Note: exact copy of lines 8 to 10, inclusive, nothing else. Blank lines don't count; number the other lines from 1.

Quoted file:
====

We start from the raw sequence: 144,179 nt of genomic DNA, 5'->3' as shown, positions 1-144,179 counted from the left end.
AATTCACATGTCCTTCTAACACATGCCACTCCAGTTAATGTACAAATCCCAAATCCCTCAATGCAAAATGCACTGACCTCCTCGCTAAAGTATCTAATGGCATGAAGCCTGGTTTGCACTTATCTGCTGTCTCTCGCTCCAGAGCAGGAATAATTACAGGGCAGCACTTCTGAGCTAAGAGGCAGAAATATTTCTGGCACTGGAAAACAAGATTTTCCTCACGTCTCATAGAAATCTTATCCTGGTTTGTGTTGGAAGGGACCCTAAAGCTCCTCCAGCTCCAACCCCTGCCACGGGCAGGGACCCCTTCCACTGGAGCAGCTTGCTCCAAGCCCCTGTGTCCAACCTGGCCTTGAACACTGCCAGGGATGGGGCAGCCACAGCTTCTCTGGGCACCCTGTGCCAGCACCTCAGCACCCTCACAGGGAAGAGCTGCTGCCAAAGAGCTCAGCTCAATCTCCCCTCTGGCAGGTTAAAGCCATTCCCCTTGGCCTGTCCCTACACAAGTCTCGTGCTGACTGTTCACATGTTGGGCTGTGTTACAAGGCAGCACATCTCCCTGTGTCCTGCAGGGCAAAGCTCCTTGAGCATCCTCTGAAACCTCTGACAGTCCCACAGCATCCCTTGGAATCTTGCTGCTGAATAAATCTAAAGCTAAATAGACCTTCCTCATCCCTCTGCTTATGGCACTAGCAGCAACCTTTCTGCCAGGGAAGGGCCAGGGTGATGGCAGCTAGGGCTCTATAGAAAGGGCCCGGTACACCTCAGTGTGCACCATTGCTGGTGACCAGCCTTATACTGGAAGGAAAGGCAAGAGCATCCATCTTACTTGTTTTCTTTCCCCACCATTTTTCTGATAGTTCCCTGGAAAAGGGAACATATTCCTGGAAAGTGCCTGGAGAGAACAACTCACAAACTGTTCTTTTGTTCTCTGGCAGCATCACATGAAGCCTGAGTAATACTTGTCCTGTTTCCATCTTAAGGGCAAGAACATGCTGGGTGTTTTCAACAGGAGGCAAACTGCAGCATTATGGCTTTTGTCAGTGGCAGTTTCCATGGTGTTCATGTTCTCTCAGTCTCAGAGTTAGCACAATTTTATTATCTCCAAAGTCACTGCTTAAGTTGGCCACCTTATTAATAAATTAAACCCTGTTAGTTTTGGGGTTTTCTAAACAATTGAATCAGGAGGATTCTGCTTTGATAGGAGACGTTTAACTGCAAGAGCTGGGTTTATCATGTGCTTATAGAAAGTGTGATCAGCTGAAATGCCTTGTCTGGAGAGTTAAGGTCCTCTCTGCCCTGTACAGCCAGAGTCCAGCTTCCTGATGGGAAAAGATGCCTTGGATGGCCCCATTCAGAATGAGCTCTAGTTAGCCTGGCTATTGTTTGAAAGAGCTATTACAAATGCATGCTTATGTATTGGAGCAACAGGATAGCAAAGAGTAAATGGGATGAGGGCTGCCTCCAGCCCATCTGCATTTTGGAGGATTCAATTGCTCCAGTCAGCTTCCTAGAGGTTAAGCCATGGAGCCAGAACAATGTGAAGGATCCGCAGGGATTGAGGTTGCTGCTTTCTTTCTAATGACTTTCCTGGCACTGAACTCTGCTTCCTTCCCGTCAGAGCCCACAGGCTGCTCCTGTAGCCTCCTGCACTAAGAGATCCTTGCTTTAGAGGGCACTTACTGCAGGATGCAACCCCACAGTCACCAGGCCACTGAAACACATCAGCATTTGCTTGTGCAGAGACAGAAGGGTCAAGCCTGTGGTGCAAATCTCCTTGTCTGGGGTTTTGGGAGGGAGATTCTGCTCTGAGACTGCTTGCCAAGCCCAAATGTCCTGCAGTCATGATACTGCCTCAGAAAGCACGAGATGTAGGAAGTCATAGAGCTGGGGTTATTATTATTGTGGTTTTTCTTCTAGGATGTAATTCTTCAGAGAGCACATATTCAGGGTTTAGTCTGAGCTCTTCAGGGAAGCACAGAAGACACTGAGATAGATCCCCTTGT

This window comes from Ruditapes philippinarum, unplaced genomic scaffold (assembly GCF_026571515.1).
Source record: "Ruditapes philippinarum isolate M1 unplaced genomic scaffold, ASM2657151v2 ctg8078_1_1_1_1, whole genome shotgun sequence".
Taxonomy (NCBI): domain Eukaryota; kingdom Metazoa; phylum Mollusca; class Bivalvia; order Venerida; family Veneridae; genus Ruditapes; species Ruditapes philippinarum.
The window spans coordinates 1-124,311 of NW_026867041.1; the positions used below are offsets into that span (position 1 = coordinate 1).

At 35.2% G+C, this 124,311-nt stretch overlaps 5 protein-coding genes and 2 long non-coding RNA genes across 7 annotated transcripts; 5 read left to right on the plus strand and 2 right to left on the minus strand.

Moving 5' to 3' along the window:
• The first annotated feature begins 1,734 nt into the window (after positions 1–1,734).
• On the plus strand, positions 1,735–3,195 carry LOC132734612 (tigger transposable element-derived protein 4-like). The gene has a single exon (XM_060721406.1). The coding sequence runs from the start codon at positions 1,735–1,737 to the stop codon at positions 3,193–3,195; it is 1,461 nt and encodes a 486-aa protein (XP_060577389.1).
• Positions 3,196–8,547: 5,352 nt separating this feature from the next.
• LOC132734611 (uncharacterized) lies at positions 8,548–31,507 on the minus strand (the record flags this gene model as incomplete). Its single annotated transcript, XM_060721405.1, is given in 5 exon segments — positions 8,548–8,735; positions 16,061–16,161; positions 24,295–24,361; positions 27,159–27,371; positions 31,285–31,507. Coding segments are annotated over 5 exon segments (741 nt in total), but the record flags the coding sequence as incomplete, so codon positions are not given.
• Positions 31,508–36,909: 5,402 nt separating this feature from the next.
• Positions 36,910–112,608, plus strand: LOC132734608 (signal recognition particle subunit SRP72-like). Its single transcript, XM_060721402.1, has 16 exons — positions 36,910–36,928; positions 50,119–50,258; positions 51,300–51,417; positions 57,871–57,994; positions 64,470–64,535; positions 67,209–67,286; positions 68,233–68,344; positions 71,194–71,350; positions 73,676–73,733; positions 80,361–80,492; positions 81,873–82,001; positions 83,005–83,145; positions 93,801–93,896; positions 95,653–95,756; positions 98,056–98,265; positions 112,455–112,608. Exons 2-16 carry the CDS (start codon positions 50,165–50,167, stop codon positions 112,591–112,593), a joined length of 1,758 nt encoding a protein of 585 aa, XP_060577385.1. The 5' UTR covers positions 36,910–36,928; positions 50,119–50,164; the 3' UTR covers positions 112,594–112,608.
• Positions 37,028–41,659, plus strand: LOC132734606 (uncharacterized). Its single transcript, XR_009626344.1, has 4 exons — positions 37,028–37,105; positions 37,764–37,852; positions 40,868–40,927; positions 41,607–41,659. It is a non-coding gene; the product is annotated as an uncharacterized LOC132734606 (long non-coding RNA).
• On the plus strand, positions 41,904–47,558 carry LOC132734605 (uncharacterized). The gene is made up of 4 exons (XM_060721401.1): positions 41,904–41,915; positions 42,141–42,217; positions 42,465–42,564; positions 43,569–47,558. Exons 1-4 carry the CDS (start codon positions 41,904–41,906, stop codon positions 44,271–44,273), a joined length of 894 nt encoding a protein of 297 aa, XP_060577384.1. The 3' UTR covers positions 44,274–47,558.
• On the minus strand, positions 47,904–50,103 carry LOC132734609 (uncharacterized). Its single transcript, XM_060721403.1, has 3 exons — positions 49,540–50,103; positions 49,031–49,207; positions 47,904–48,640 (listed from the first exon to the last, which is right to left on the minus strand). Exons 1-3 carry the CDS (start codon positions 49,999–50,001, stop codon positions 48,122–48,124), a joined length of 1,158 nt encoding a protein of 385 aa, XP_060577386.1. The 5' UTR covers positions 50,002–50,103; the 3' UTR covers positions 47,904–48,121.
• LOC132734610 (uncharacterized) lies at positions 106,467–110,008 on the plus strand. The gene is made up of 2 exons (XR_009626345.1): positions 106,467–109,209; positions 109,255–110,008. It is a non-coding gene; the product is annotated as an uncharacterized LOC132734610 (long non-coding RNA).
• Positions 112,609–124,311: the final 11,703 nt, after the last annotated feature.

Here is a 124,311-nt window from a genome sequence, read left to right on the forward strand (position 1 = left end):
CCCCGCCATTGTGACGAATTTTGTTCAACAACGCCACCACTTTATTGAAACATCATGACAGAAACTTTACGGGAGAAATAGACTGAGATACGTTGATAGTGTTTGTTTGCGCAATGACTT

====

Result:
Moving 5' to 3' along the window:
• The first annotated feature begins 1,734 nt into the window (after positions 1–1,734).
• On the plus strand, positions 1,735–3,195 carry LOC132734612 (tigger transposable element-derived protein 4-like). The gene has a single exon (XM_060721406.1). The coding sequence runs from the start codon at positions 1,735–1,737 to the stop codon at positions 3,193–3,195; it is 1,461 nt and encodes a 486-aa protein (XP_060577389.1).